Back in 1820, John Scott in his book Sportsman’s Repository, described the Newfoundland as “the most useful of the whole canine race as far as hitherto known upon the face of the earth.” He also wrote “when not in action, the Newfoundland Dog is the most sleepy and most lazy of the canine species.” The enigma of the breed continues to this day. While I often write of how useful the Newfies are, this time my subject is some things they are not good at or for.
First thing that comes to mind is property protection. For this purpose you might be better off getting a turtle. Newfie will protect you, other family members, especially your children and maybe even other pets. However when it comes to securing inanimate objects, Newfoundlands are the butt of numerous jokes. Some folks even have a sign posted to warn burglars DON’T TRIP OVER THE GUARD DOG. The two most common phrases heard in this regard are “he’d hold the door open for a burglar” and “he’d show them where the good silver is.”
A close second to being a dud at property protection is a Newf’s aptness as a jogging companion. Folks who jog at ridiculous times and in any weather often can’t find willing human companions for their passion and so turn to their most loyal family member. Unfortunately when it comes to Newfs the spirit is willing but the body unsuitable. Like the polar bear, a Newf running for any distance can overheat even on the coldest of days; the only exception would be in the rain when the temperature is at the freezing point.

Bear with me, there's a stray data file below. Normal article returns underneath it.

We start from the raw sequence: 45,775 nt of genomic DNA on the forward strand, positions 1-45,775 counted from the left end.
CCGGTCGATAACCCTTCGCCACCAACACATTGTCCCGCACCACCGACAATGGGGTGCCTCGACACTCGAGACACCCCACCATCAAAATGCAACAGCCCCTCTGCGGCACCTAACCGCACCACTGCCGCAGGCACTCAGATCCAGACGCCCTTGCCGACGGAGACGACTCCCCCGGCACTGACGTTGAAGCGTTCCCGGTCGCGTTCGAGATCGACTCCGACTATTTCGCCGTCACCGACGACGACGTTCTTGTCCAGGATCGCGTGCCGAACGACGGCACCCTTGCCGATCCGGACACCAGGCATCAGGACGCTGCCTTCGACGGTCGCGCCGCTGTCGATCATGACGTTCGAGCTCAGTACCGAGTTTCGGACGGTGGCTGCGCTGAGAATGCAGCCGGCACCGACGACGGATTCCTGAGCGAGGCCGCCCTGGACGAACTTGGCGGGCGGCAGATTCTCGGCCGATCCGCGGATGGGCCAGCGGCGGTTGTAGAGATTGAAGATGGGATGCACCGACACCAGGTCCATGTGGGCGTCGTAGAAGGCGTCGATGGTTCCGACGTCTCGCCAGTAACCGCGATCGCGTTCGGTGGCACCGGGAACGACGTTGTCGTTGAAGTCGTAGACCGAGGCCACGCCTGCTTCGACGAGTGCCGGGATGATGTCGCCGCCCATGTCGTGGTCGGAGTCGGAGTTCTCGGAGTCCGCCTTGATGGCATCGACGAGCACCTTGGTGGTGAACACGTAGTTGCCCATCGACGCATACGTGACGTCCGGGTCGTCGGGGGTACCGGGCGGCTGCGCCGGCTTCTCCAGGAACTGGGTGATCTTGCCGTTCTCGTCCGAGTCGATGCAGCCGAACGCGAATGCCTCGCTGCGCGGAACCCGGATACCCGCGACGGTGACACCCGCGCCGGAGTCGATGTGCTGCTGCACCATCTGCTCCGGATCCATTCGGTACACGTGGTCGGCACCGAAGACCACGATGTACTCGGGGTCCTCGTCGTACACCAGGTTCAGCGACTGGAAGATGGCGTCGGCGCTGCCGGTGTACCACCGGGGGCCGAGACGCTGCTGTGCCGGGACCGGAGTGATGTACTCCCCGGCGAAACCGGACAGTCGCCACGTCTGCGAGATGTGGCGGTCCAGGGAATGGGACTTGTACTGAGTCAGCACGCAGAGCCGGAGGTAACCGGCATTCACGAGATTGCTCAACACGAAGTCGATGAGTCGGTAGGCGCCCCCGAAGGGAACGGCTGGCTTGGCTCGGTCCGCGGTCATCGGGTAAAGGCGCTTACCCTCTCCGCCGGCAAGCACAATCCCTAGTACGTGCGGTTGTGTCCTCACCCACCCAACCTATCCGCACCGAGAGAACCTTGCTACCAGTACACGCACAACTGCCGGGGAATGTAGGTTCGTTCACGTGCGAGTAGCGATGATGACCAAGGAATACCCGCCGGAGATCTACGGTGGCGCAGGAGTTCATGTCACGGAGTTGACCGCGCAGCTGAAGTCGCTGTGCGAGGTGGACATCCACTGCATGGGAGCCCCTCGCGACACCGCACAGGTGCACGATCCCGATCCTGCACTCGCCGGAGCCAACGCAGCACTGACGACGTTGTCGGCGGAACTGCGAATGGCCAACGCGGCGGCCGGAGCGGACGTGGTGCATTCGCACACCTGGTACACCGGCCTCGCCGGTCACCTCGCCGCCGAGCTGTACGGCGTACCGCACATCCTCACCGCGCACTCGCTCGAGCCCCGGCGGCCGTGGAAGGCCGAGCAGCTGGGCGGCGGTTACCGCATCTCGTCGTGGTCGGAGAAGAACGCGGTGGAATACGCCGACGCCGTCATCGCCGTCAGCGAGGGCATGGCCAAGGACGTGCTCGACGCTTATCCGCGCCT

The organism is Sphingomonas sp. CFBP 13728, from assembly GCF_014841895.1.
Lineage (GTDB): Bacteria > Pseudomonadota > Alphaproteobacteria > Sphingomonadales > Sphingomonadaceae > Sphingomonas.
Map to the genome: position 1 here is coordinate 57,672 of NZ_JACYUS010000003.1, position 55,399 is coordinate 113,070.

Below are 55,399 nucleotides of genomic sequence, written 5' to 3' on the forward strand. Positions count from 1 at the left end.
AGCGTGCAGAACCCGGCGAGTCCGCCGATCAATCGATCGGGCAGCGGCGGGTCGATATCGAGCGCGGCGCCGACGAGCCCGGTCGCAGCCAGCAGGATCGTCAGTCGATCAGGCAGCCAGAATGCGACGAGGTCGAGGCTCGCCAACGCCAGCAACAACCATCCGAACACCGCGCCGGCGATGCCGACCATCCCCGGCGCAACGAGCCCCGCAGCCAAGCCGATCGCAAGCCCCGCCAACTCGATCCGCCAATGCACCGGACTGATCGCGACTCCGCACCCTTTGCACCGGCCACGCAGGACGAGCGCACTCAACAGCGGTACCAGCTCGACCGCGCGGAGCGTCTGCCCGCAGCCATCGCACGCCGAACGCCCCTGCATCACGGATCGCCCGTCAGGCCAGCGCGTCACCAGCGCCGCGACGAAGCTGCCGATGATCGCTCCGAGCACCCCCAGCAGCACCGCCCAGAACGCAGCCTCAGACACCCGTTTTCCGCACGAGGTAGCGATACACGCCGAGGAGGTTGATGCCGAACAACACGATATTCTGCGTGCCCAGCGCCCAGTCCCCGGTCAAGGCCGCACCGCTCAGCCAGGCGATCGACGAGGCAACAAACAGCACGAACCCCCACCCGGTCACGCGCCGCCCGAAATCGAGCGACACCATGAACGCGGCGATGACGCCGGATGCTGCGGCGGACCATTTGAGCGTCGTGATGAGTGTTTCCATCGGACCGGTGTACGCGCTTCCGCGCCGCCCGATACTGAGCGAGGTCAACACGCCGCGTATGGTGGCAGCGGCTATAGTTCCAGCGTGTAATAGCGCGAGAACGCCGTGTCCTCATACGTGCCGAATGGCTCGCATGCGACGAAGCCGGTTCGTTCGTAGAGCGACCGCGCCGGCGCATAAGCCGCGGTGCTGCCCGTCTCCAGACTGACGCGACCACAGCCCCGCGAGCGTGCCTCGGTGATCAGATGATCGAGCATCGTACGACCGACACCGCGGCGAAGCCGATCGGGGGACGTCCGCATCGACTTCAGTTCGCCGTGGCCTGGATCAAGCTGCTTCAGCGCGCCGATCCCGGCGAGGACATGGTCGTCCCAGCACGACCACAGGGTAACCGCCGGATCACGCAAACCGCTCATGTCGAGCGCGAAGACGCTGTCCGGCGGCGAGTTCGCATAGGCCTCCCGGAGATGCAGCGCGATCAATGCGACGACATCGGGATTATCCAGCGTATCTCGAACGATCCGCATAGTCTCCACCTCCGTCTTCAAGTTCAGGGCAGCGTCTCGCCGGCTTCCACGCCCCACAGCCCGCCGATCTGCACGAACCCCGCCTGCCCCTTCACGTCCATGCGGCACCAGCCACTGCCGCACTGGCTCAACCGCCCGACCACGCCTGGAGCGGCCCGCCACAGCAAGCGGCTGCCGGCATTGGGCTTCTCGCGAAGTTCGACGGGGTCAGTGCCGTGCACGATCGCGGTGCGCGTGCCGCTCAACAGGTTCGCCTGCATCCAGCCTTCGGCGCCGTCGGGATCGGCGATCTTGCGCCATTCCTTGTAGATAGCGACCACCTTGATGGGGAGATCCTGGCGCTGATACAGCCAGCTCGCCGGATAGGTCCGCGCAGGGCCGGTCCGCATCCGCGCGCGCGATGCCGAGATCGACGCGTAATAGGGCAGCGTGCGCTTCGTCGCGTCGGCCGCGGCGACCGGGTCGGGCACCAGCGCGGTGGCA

Other things that Newfies do not normally excel at include any form of bite work or attack sports, being isolated from physical contact for long periods (which means that they may not do well in conventional boarding kennels) and living in large dog packs like beagles. In this latter regard, I had to learn the hard way. Ignoring all the literature that I had read about this, I configured my kennels at one point so that all of my bitches would be in one giant pen. As predicted, number four in the pecking order was being so harassed that I was forced to re-do my wonderful set up in an extremely big hurry.
Peter Maniate has been writing columns for the Newf News, the magazine of the Newfoundland Dog Club of Canada, since 1979. In 1996 he started writing a Newfoundland dog column in the Breedlines section of Dogs in Canada magazine on behalf of the Newfoundland Dog Club of Canada. When Dogs in Canada ceased publication at the end of 2011 he continued the Breedlines column in the Newf Newfs.
Permission is granted for re-publication of the preceding article or excerpts from it as long as the author is credited and the name of the original publication and date of first publication is included.Dogs in Canada